One of my brothers sees in a way that I don’t. He walks into a room and immediately senses things in others and in me to which I’m oblivious. Sometimes he says: “Don’t you see?” and I reply: “No, you’ve got to tell me. I can’t see.” That’s hard to say, to realize we’re in the dark while another can clearly see. To realize a limitation, one we didn’t even know about, in light of another’s ability.
In today’s gospel story, Jesus walks along and sees a person who is blind. The man doesn’t ask for help. Jesus doesn’t ask what he wants. Jesus goes to him, makes mud, puts it on the man’s eyes and tells him to go wash. The man does and returns healed, able to see.In response, a flurry of questions by the neighbors and the religious leaders: How did this happen? Was he really blind before? Who is this man? They ask his parents: Is this your son? How can he now see? Who did this? Who is this Jesus? They struggle. They interrogate. Question upon question, rejecting answers, some refusing to answer, arguing and accusing, reprimanding and then rejecting. It’s as if this religious community is stumbling, groping in the dark to escape the stark truth: a man born blind now sees because Jesus touched him.
As the community struggles and stumbles, this individual grows to see even more. He is honest about his limits: “I don’t know where Jesus is. I don’t know whether he is a sinner. One thing I do know, that though I was blind, now I see.”
He also comes to know Jesus. First, he says “the man called Jesus” touched me. Then “he is a prophet.” A bit later “If this man were not from God, he could do nothing.” Finally, again face to face “Lord, I believe.” First he receives literal sight, and second he receives spiritual insight, awakened to Jesus.
All of this is unexpected, unrequested and undeserved. Jesus saw the man and came to him. When Jesus heard that the religious leaders had driven this man out, Jesus looked until he found him. Jesus sees needy people and goes looking for rejected people, freely giving himself, shining his light. This is grace.
Jesus comes as Light of the World and Good Physician: I came to heal not those who think they are well but those who know they are sick. “I have come not to call the righteous but sinners to repentance.” (1) The man knew he was blind.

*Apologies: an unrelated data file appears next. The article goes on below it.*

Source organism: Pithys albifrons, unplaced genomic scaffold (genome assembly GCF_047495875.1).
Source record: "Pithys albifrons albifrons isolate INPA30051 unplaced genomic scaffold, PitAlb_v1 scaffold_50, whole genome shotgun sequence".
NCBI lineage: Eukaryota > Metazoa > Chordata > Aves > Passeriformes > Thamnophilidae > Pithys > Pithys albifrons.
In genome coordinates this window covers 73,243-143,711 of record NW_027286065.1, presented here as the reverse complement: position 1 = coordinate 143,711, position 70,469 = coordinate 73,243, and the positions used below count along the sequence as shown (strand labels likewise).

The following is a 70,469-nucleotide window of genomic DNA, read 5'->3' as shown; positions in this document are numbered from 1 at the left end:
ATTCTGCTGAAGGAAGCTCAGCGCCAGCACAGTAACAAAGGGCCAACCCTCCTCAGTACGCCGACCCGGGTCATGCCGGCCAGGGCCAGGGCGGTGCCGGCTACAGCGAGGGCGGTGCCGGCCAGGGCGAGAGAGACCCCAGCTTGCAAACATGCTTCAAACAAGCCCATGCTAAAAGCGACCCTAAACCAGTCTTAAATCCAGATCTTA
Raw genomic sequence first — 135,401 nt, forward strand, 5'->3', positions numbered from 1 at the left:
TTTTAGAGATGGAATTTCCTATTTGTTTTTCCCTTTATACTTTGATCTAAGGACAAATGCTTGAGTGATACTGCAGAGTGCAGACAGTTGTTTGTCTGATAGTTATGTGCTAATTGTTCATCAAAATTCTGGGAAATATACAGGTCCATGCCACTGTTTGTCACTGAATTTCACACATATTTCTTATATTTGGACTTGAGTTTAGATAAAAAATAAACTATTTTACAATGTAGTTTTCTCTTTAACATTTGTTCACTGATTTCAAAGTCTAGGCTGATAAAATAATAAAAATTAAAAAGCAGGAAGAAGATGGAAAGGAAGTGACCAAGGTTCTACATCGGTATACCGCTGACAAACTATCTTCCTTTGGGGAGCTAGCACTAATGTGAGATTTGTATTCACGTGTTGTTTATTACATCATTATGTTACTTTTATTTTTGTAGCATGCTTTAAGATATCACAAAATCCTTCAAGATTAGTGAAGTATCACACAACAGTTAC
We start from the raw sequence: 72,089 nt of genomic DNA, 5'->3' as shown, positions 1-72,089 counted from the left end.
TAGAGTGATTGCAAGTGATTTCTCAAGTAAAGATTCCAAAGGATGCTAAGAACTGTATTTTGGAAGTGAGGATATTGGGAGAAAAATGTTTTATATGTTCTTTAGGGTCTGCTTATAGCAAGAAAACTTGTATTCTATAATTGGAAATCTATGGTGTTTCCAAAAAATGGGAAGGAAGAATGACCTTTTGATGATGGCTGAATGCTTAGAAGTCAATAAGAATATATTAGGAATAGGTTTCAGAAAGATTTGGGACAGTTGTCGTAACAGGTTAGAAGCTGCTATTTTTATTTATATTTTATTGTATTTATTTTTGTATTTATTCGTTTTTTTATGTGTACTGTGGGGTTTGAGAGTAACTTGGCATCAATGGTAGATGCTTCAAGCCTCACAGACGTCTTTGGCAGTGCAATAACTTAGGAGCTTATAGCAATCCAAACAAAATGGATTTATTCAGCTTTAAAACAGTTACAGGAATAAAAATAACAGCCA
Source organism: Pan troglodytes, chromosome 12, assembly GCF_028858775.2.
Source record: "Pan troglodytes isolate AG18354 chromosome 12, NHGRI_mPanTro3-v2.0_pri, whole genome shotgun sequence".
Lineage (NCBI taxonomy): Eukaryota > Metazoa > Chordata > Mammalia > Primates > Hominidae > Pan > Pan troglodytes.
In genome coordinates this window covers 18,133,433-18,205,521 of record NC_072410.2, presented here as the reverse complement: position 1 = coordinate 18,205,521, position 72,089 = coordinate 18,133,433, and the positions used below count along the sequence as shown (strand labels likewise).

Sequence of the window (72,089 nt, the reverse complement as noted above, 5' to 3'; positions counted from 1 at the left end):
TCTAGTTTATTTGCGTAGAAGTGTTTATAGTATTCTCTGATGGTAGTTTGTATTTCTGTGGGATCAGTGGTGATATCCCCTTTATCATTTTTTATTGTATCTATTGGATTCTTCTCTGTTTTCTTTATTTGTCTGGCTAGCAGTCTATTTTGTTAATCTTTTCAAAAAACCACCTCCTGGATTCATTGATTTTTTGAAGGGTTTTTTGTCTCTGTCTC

In contrast the struggling, stumbling religious leaders say: “We know Jesus is a sinner. We know God spoke to Moses.” They are so self-confident, serious, and secure. So sure they can see, so sure they are right, so sure they are well, that they refuse the plain truth that they are sick, that they are blind.
That’s the difference. Accepting our limitations, admitting we need help. The man in this story is every person. We are all born blind. None of us can see until Jesus, the Light of the World, shines on us. By his light we live and grow. But the spiritual life is not about growing self-sufficiency or ability. Rather, it’s a constant cycle of death and resurrection, from a seedbed of need. There is freedom, as Martin Luther said, knowing we are both righteous and sinners. Sinners and saints all the time.
The world focuses on ability and climbing ladders. We’re taught to focus on gifts and cover weakness. Complacently comfortable, satisfyingly satiated, caught up in rules, barriers, splinters in others’ eyes, we’re excited about our abilities, supposed success and rightful responsibility. Instead of being stable, we struggle and stumble, denying that we can’t see, that we’re not well, and we need help.
In another story, Jesus corrects his followers from being so excited by all that they had accomplished. Then he prays, thanking God: “because you have hidden these things from the wise and intelligent and have revealed them to infants.” (2) Put another way: you have hidden things from those who think they know it all and revealed them to newcomers, to beginners. (3) Hidden from people who refuse to acknowledge their need and instead revealed to blind beggars, tax collectors and other strangers.
Here in the monastery, we say the beginning stage of becoming a brother, the novitiate, is actually life-long. We are all beginners, all returning to basics. Most basic is that we must keep dying to ourselves. Over and over, we return to our need. The power at work in us is God’s grace. As we Brothers say about our vow of poverty: “The knowledge and acceptance of our fragility preserves us from complacency and illusion, continually throwing us back on the mercy and compassion of God.” (4)
God loves us sinners and saints, both the really fresh and just healed and those long on the journey, including those given religious responsibility, who acknowledge we still need the basics. We still must die. “We will be continually taught, humbled, surprised, and stretched” (5) particularly by our poverty, weakness and imperfection. That’s where God breaks through to meet us powerfully. We are here by grace alone. The maturing keep this in mind.
Sometimes my brother says to me, “Don’t you see?” and we burst out laughing for we know and accept the truth together. That’s a wonderful gift. Being lovingly reminded, witnessed and companioned in our weakness. In the fact that we can’t see, and trusting it is in that very place where God’s grace will shine on us further. For knowing we are blind, by God we can see.
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